The Rise Of The Sports Car

May 8th, 2018

Most dictionaries disagree or simply do not try to define the ‘sports car’. One which accepted the challenge was the Macquarie Dictionary of Motoring penned by motoring authority and trained engineer Pedr Davis.

Under the heading ‘Sports Car’ Davis summarised the concept as:

“Vehicle in which the design philosophy is to concentrate on performance, road behaviour and appearance rather than space or comfort. It usually has two doors and can be of Fixed Roof or Convertible top design.”

 So, does your car qualify?

The concept is generally thought to have originated in Britain during the 1920s with cheap two-seat cars based on the popular sedans and tourers of the day. Look back 10 years though and the USA was building cars like the Stutz Bearcat and Mercer Raceabout. Although relatively expensive they both qualified in all respects as ‘sports’ cars.

MG – short for Morris Garage – was founded in 1924 became Britain’s prime source of sports cars. In 1929 the Triumph brand released its Special Sports but that event coincided with the start of the Great Depression and its effect on new car production. Then came World War 2 and by the time Britain got back to building cars all of its designs were very outdated

That didn’t seem to matter to US servicemen who by the thousands returned home accompanied by a British sports car or two. These throwbacks to the 1930s had big separate mudguards, cutaway doors for elbow room and ‘slab’ fuel tanks mounted vertically where conventional cars had a boot.

Not many years passed before a variety of British manufacturers began building new sports cars expressly for the United States market. Jaguar led the way with its XK120, followed by Austin-Healey, Triumph and finally MG and Sunbeam. Half of the Elvis Presley movies made seem to feature European sports cars – MG, Triumph and even a rare Ferrari 250GT – and America’s favourite spy Maxwell Smart had a Sunbeam.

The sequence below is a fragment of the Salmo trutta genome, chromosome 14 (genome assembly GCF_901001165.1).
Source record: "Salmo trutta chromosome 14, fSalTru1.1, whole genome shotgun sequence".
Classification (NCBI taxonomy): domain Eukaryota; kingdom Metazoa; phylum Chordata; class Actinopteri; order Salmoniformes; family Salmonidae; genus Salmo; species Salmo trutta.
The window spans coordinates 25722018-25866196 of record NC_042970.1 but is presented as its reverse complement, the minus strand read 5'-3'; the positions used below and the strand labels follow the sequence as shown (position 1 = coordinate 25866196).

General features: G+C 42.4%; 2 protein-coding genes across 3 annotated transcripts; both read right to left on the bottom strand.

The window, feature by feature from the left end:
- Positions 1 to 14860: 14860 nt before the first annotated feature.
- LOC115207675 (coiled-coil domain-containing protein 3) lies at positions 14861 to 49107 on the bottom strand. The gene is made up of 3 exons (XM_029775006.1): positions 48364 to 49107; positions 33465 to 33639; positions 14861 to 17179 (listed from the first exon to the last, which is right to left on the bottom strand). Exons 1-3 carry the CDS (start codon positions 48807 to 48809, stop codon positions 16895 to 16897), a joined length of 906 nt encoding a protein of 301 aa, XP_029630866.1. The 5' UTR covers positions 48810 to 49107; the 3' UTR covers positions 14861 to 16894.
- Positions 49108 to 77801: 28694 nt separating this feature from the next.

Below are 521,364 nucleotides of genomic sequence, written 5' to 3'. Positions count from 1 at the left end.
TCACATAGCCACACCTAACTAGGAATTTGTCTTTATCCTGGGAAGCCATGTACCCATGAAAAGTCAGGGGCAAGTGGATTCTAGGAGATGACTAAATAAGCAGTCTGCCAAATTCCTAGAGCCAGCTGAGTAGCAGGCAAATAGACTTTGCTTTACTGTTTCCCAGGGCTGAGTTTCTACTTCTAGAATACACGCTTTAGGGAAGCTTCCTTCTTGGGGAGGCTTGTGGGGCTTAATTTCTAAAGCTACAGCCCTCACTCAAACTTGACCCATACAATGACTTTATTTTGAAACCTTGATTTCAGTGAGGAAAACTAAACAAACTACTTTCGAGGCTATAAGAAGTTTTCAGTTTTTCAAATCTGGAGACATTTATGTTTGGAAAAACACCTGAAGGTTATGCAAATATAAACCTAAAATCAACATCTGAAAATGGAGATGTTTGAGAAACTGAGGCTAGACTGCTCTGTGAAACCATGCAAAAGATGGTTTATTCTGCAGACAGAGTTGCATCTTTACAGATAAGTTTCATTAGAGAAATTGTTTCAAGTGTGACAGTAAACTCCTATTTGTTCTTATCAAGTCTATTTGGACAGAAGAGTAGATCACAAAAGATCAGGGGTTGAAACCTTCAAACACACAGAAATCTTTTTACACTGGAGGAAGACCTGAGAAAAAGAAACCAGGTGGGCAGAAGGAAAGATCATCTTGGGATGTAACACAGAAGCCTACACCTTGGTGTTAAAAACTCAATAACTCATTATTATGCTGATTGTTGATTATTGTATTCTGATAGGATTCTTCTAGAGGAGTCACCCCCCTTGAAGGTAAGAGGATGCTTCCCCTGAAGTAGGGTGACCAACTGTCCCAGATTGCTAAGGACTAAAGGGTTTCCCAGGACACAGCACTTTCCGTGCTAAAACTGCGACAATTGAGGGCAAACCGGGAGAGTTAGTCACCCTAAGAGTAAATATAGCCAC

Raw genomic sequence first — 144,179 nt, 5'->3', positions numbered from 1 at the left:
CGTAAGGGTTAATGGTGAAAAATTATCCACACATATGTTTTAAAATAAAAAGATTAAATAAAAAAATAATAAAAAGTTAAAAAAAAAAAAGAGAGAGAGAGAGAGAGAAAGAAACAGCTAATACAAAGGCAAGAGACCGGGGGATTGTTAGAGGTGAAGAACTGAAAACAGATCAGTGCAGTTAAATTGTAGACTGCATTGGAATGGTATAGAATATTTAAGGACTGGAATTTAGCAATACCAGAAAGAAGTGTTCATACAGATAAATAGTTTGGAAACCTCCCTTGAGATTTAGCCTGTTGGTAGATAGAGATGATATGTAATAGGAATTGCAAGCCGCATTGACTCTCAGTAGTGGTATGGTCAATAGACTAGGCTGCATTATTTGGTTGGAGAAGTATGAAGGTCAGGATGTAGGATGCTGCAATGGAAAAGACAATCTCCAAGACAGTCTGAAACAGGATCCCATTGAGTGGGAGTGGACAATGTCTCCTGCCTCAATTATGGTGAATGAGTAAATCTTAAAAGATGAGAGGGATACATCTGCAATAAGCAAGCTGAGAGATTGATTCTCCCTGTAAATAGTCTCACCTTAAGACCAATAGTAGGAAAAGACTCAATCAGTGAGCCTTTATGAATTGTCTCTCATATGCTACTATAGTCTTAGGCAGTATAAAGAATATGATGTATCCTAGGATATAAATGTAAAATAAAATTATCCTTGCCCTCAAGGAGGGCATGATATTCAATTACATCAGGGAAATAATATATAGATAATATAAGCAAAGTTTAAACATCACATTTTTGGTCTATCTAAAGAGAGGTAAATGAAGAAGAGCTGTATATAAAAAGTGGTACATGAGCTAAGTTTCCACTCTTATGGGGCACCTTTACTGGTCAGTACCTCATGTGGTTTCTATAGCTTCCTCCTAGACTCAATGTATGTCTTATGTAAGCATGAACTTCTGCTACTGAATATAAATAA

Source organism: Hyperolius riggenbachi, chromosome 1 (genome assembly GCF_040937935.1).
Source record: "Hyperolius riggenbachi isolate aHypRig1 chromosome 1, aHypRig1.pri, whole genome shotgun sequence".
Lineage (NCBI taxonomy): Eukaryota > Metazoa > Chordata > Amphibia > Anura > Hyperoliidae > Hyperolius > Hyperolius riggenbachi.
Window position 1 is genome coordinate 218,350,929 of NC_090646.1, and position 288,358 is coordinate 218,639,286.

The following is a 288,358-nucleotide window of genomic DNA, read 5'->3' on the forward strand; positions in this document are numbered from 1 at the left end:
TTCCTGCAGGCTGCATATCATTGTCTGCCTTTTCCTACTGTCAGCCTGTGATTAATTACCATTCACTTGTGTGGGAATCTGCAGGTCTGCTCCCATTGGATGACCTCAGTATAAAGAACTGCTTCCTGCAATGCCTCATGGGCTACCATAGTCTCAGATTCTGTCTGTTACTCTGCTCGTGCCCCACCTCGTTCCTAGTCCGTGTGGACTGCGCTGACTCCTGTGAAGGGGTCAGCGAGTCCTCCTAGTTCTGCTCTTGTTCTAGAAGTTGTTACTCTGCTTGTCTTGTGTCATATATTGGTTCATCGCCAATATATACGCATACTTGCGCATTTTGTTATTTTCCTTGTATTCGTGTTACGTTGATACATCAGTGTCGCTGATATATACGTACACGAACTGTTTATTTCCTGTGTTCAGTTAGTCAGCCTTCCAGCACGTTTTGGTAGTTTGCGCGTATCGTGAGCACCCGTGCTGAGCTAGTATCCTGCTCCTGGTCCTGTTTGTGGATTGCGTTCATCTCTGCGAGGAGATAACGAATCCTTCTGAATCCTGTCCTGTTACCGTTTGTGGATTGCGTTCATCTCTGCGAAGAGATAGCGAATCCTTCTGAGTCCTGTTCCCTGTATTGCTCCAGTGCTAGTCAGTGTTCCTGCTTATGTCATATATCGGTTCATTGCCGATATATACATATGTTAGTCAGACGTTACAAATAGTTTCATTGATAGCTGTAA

Porsche played a role too with its Volkswagen-based 356 coupe and Speedster. Then Chevrolet fought back with a fibreglass-bodied two-seater it called the Corvette.

Of course, some of the best sports cars didn’t have a convertible roof at all. Most Jaguar E Types, Porsche 911s and Ferraris come with fixed roofs and when Japan finally got serious about building a sports car, its Datsun 240Z only came as a coupe.

Balancing this was Mazda’s MX5 which holds the record as the world’s best-selling sports car. More than a million have been built to date and it is most often seen as a convertible without the optional hardtop.

Australia during the past 60 years or so has built a lot of sports cars but only a handful could be considered a sales success. First among these was the Goggomobil Dart which used local bodies made in fibreglass and imported mechanical components.

Almost 30 years then elapsed before Ford announced its Laser-based Capri two seater. Built in Sydney with the intention of exporting the car in its thousands to the USA, quality problems hurt initial sales before the 1990s Recession finished it off.

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